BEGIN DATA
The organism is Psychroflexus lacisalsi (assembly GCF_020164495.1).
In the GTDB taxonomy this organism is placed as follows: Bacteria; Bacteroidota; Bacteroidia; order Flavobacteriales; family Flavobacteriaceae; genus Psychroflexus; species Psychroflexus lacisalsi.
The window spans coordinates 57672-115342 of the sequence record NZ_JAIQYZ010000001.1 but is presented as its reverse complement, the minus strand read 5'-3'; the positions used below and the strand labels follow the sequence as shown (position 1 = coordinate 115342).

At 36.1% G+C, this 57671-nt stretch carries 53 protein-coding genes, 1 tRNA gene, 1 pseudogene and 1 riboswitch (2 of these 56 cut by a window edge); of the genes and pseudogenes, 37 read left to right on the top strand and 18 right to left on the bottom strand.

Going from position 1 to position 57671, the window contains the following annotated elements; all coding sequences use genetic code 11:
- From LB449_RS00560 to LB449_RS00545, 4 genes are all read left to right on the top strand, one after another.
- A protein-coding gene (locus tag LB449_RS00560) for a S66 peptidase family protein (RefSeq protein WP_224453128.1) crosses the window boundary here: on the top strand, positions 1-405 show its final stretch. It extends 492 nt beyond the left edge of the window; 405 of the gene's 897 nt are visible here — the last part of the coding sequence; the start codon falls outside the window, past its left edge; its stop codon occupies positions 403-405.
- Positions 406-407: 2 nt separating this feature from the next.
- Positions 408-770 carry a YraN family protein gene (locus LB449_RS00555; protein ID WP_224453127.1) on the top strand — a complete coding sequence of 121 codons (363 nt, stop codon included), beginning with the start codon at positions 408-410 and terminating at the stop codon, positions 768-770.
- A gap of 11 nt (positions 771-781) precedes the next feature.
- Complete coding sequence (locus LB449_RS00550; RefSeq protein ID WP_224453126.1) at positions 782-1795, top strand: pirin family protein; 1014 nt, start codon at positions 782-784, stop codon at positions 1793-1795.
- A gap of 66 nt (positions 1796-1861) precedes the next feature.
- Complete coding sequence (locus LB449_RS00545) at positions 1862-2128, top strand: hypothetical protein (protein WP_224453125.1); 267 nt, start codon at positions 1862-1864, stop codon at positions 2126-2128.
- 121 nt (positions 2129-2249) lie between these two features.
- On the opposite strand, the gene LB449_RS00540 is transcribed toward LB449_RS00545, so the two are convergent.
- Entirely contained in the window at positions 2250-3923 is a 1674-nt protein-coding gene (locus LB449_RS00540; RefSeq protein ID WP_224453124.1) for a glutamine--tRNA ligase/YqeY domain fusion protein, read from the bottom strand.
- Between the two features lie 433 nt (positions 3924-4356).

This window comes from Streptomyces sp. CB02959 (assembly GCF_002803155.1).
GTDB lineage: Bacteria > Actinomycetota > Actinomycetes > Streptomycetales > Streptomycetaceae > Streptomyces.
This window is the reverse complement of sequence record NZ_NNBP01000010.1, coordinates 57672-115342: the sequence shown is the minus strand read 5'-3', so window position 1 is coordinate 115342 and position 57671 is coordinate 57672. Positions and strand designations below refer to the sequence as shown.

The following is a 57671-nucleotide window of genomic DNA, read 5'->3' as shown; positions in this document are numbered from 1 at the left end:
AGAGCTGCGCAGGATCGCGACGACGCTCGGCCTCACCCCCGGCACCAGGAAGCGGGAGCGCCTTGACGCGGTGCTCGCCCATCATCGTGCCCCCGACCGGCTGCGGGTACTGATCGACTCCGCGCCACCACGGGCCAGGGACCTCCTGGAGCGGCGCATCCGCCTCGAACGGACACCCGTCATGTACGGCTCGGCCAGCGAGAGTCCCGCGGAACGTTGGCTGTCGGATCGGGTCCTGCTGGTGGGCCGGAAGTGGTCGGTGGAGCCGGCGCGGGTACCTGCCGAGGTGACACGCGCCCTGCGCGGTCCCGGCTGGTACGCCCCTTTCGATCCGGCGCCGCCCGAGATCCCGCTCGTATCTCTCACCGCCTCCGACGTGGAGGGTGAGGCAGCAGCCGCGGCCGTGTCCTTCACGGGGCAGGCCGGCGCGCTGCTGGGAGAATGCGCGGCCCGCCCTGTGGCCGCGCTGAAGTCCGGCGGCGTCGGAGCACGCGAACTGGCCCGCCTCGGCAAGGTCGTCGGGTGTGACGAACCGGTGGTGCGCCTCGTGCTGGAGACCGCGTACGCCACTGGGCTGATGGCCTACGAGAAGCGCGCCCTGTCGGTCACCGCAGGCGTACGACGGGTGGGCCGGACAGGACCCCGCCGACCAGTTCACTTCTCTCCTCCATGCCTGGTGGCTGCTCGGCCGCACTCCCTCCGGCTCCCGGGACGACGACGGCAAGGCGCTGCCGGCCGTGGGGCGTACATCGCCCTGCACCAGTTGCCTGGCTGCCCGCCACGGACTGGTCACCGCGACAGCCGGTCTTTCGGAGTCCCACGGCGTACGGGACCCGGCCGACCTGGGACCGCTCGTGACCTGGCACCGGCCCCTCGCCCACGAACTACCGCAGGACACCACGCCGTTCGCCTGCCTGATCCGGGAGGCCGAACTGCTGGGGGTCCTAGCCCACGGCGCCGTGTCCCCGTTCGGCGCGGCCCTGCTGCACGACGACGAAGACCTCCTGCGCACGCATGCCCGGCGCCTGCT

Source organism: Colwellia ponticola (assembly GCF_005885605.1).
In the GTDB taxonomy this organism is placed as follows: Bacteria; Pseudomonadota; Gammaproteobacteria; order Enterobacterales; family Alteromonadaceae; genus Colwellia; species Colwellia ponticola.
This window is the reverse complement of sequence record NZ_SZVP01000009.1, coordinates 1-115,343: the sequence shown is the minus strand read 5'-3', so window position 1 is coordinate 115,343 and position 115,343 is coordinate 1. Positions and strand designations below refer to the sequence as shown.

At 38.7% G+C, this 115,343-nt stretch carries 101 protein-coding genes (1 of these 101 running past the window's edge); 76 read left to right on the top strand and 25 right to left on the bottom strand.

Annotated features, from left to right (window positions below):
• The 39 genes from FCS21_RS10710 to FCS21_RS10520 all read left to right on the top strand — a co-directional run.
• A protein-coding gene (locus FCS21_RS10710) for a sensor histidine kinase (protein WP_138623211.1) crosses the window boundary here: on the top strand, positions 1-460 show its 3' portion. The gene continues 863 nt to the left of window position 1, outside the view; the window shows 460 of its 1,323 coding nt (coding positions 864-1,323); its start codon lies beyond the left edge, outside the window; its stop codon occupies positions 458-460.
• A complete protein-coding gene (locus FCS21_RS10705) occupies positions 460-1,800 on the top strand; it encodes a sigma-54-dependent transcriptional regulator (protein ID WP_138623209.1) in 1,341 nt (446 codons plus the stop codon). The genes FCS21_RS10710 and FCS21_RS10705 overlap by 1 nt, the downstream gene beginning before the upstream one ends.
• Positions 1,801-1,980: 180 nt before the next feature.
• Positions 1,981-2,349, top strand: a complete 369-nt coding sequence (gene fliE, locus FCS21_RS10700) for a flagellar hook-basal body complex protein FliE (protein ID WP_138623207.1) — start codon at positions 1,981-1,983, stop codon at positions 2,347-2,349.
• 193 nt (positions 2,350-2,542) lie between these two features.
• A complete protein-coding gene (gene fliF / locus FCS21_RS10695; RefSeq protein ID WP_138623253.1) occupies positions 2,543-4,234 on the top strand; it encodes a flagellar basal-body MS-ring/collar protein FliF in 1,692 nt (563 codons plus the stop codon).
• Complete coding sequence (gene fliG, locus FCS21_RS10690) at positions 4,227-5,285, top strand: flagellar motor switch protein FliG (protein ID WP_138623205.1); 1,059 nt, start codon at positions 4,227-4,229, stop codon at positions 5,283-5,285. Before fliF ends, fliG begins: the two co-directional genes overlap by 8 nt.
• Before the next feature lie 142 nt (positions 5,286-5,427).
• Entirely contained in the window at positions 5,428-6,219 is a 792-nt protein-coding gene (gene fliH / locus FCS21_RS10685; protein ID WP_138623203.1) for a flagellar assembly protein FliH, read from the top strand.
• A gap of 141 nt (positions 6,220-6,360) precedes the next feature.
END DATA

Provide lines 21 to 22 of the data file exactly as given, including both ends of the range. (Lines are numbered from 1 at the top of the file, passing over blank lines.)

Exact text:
The following is a 57671-nucleotide window of genomic DNA, read 5'->3' as shown; positions in this document are numbered from 1 at the left end:
AGAGCTGCGCAGGATCGCGACGACGCTCGGCCTCACCCCCGGCACCAGGAAGCGGGAGCGCCTTGACGCGGTGCTCGCCCATCATCGTGCCCCCGACCGGCTGCGGGTACTGATCGACTCCGCGCCACCACGGGCCAGGGACCTCCTGGAGCGGCGCATCCGCCTCGAACGGACACCCGTCATGTACGGCTCGGCCAGCGAGAGTCCCGCGGAACGTTGGCTGTCGGATCGGGTCCTGCTGGTGGGCCGGAAGTGGTCGGTGGAGCCGGCGCGGGTACCTGCCGAGGTGACACGCGCCCTGCGCGGTCCCGGCTGGTACGCCCCTTTCGATCCGGCGCCGCCCGAGATCCCGCTCGTATCTCTCACCGCCTCCGACGTGGAGGGTGAGGCAGCAGCCGCGGCCGTGTCCTTCACGGGGCAGGCCGGCGCGCTGCTGGGAGAATGCGCGGCCCGCCCTGTGGCCGCGCTGAAGTCCGGCGGCGTCGGAGCACGCGAACTGGCCCGCCTCGGCAAGGTCGTCGGGTGTGACGAACCGGTGGTGCGCCTCGTGCTGGAGACCGCGTACGCCACTGGGCTGATGGCCTACGAGAAGCGCGCCCTGTCGGTCACCGCAGGCGTACGACGGGTGGGCCGGACAGGACCCCGCCGACCAGTTCACTTCTCTCCTCCATGCCTGGTGGCTGCTCGGCCGCACTCCCTCCGGCTCCCGGGACGACGACGGCAAGGCGCTGCCGGCCGTGGGGCGTACATCGCCCTGCACCAGTTGCCTGGCTGCCCGCCACGGACTGGTCACCGCGACAGCCGGTCTTTCGGAGTCCCACGGCGTACGGGACCCGGCCGACCTGGGACCGCTCGTGACCTGGCACCGGCCCCTCGCCCACGAACTACCGCAGGACACCACGCCGTTCGCCTGCCTGATCCGGGAGGCCGAACTGCTGGGGGTCCTAGCCCACGGCGCCGTGTCCCCGTTCGGCGCGGCCCTGCTGCACGACGACGAAGACCTCCTGCGCACGCATGCCCGGCGCCTGCT